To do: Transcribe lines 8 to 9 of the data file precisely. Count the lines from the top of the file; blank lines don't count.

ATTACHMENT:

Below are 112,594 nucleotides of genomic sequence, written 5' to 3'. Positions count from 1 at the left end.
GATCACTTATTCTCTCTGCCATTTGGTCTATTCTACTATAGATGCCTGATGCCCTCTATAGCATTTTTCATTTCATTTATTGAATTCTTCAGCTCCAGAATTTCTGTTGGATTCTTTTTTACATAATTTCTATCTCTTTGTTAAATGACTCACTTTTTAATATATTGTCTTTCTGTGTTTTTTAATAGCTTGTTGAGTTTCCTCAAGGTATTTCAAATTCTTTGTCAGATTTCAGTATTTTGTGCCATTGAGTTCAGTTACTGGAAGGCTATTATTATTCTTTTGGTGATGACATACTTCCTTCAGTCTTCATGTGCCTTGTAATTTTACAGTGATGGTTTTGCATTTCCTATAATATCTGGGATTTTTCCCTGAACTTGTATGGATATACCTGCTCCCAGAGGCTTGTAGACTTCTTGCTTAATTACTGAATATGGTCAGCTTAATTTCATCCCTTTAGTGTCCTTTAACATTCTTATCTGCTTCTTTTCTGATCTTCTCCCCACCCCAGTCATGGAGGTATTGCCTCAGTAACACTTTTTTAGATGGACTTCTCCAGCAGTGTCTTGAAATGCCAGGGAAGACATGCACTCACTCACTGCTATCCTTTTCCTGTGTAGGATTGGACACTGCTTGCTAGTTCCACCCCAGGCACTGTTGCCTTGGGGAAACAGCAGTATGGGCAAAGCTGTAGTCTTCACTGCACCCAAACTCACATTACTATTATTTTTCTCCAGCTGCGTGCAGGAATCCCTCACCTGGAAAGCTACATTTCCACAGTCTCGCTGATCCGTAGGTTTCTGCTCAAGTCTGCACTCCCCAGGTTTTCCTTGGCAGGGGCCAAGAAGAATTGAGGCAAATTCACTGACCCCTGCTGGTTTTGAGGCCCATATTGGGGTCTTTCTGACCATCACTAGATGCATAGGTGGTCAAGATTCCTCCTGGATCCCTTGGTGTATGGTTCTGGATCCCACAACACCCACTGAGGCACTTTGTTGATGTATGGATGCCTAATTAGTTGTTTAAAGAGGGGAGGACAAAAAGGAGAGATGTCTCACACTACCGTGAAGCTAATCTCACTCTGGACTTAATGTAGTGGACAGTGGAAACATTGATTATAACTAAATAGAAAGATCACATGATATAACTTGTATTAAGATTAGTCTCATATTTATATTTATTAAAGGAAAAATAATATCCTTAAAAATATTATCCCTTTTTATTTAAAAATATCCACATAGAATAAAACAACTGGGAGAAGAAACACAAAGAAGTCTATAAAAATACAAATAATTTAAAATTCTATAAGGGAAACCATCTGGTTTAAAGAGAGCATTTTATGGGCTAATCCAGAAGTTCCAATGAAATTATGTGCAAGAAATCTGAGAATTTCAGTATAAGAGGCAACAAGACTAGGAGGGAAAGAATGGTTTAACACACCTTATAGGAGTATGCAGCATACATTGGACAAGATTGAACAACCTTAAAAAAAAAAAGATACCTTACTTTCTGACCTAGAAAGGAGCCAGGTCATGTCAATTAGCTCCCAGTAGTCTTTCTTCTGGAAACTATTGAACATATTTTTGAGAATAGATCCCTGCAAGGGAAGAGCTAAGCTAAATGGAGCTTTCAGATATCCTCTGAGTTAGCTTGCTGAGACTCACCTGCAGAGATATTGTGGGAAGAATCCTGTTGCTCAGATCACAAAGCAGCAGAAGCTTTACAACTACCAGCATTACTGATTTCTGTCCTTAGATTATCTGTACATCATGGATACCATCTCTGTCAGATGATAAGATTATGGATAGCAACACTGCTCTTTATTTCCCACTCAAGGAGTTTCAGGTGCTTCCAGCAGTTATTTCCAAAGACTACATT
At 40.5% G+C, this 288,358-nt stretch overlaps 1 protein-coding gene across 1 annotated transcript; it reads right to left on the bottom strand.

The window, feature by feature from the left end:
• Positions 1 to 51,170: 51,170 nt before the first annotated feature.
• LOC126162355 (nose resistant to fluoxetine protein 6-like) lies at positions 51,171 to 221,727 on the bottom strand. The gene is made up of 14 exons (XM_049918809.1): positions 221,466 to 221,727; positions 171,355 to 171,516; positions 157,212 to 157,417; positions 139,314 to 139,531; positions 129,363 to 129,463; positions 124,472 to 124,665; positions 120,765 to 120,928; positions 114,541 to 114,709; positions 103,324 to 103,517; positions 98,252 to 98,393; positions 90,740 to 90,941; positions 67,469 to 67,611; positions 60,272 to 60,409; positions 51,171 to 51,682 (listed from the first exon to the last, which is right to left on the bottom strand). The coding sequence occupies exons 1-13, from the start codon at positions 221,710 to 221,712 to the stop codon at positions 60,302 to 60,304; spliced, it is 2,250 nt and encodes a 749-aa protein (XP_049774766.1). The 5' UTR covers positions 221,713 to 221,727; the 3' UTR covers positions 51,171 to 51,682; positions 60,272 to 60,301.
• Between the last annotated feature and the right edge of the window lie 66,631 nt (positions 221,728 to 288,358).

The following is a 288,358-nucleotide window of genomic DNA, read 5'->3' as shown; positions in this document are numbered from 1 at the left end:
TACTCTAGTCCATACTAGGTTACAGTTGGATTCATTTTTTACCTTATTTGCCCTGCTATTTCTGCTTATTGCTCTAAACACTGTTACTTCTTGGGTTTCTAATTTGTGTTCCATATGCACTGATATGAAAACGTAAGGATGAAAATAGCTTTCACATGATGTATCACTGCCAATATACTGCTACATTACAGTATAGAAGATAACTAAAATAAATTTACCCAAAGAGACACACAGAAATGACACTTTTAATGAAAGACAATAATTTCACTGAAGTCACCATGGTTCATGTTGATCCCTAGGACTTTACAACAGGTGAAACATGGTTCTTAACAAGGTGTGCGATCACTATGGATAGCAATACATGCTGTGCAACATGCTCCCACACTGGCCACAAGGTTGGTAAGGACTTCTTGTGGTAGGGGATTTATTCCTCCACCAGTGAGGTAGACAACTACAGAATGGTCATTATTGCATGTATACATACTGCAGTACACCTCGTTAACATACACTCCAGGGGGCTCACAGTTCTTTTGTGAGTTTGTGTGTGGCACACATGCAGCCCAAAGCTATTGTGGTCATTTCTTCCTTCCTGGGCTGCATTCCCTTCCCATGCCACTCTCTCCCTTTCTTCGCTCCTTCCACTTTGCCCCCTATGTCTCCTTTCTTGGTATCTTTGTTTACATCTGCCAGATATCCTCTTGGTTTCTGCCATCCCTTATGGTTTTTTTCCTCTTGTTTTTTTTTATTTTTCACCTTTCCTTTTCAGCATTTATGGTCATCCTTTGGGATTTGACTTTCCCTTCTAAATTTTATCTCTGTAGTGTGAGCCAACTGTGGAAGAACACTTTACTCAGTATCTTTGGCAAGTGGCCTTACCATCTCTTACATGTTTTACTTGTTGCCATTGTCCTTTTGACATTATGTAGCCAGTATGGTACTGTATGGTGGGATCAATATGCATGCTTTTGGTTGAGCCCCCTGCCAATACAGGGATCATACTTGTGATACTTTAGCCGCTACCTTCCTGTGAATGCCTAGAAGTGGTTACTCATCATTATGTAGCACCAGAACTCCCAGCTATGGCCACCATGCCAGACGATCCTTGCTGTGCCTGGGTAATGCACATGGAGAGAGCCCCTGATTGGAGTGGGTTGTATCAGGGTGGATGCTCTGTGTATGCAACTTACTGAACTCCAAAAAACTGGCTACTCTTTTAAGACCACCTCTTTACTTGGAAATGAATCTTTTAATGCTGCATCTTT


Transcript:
The following is a 288,358-nucleotide window of genomic DNA, read 5'->3' as shown; positions in this document are numbered from 1 at the left end:
TACTCTAGTCCATACTAGGTTACAGTTGGATTCATTTTTTACCTTATTTGCCCTGCTATTTCTGCTTATTGCTCTAAACACTGTTACTTCTTGGGTTTCTAATTTGTGTTCCATATGCACTGATATGAAAACGTAAGGATGAAAATAGCTTTCACATGATGTATCACTGCCAATATACTGCTACATTACAGTATAGAAGATAACTAAAATAAATTTACCCAAAGAGACACACAGAAATGACACTTTTAATGAAAGACAATAATTTCACTGAAGTCACCATGGTTCATGTTGATCCCTAGGACTTTACAACAGGTGAAACATGGTTCTTAACAAGGTGTGCGATCACTATGGATAGCAATACATGCTGTGCAACATGCTCCCACACTGGCCACAAGGTTGGTAAGGACTTCTTGTGGTAGGGGATTTATTCCTCCACCAGTGAGGTAGACAACTACAGAATGGTCATTATTGCATGTATACATACTGCAGTACACCTCGTTAACATACACTCCAGGGGGCTCACAGTTCTTTTGTGAGTTTGTGTGTGGCACACATGCAGCCCAAAGCTATTGTGGTCATTTCTTCCTTCCTGGGCTGCATTCCCTTCCCATGCCACTCTCTCCCTTTCTTCGCTCCTTCCACTTTGCCCCCTATGTCTCCTTTCTTGGTATCTTTGTTTACATCTGCCAGATATCCTCTTGGTTTCTGCCATCCCTTATGGTTTTTTTCCTCTTGTTTTTTTTTATTTTTCACCTTTCCTTTTCAGCATTTATGGTCATCCTTTGGGATTTGACTTTCCCTTCTAAATTTTATCTCTGTAGTGTGAGCCAACTGTGGAAGAACACTTTACTCAGTATCTTTGGCAAGTGGCCTTACCATCTCTTACATGTTTTACTTGTTGCCATTGTCCTTTTGACATTATGTAGCCAGTATGGTACTGTATGGTGGGATCAATATGCATGCTTTTGGTTGAGCCCCCTGCCAATACAGGGATCATACTTGTGATACTTTAGCCGCTACCTTCCTGTGAATGCCTAGAAGTGGTTACTCATCATTATGTAGCACCAGAACTCCCAGCTATGGCCACCATGCCAGACGATCCTTGCTGTGCCTGGGTAATGCACATGGAGAGAGCCCCTGATTGGAGTGGGTTGTATCAGGGTGGATGCTCTGTGTATGCAACTTACTGAACTCCAAAAAACTGGCTACTCTTTTAAGACCACCTCTTTACTTGGAAATGAATCTTTTAATGCTGCATCTTT